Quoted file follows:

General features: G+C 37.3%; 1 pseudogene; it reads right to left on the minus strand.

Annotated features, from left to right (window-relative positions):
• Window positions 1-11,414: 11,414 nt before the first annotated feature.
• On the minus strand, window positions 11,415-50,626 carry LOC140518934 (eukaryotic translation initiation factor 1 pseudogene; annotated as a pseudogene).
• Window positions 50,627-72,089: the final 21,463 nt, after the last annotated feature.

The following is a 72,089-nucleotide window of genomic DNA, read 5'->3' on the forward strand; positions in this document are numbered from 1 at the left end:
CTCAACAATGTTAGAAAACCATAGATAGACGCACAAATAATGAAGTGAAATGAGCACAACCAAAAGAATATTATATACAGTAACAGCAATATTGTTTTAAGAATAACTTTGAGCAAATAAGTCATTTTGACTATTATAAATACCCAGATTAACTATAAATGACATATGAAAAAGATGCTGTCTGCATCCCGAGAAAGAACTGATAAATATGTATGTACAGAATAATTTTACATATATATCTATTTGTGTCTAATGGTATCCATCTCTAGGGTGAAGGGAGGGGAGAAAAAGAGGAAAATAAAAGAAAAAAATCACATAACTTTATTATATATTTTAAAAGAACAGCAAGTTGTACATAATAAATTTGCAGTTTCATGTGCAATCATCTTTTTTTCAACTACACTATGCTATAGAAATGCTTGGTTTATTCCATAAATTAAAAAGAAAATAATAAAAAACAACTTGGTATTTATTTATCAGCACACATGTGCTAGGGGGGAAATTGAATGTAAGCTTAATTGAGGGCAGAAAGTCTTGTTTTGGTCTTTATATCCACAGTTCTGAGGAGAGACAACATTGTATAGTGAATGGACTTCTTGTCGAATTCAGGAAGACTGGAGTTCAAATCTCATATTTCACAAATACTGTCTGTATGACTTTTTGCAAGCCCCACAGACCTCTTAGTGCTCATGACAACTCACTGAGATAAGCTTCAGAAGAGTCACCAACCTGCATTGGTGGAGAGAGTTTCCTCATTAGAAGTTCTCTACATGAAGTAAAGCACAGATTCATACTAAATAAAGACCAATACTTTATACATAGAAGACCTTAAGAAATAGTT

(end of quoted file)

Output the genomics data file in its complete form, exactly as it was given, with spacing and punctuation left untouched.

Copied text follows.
General features: G+C 37.3%; 1 pseudogene; it reads right to left on the minus strand.

Annotated features, from left to right (window-relative positions):
• Window positions 1-11,414: 11,414 nt before the first annotated feature.
• On the minus strand, window positions 11,415-50,626 carry LOC140518934 (eukaryotic translation initiation factor 1 pseudogene; annotated as a pseudogene).
• Window positions 50,627-72,089: the final 21,463 nt, after the last annotated feature.

The following is a 72,089-nucleotide window of genomic DNA, read 5'->3' on the forward strand; positions in this document are numbered from 1 at the left end:
CTCAACAATGTTAGAAAACCATAGATAGACGCACAAATAATGAAGTGAAATGAGCACAACCAAAAGAATATTATATACAGTAACAGCAATATTGTTTTAAGAATAACTTTGAGCAAATAAGTCATTTTGACTATTATAAATACCCAGATTAACTATAAATGACATATGAAAAAGATGCTGTCTGCATCCCGAGAAAGAACTGATAAATATGTATGTACAGAATAATTTTACATATATATCTATTTGTGTCTAATGGTATCCATCTCTAGGGTGAAGGGAGGGGAGAAAAAGAGGAAAATAAAAGAAAAAAATCACATAACTTTATTATATATTTTAAAAGAACAGCAAGTTGTACATAATAAATTTGCAGTTTCATGTGCAATCATCTTTTTTTCAACTACACTATGCTATAGAAATGCTTGGTTTATTCCATAAATTAAAAAGAAAATAATAAAAAACAACTTGGTATTTATTTATCAGCACACATGTGCTAGGGGGGAAATTGAATGTAAGCTTAATTGAGGGCAGAAAGTCTTGTTTTGGTCTTTATATCCACAGTTCTGAGGAGAGACAACATTGTATAGTGAATGGACTTCTTGTCGAATTCAGGAAGACTGGAGTTCAAATCTCATATTTCACAAATACTGTCTGTATGACTTTTTGCAAGCCCCACAGACCTCTTAGTGCTCATGACAACTCACTGAGATAAGCTTCAGAAGAGTCACCAACCTGCATTGGTGGAGAGAGTTTCCTCATTAGAAGTTCTCTACATGAAGTAAAGCACAGATTCATACTAAATAAAGACCAATACTTTATACATAGAAGACCTTAAGAAATAGTT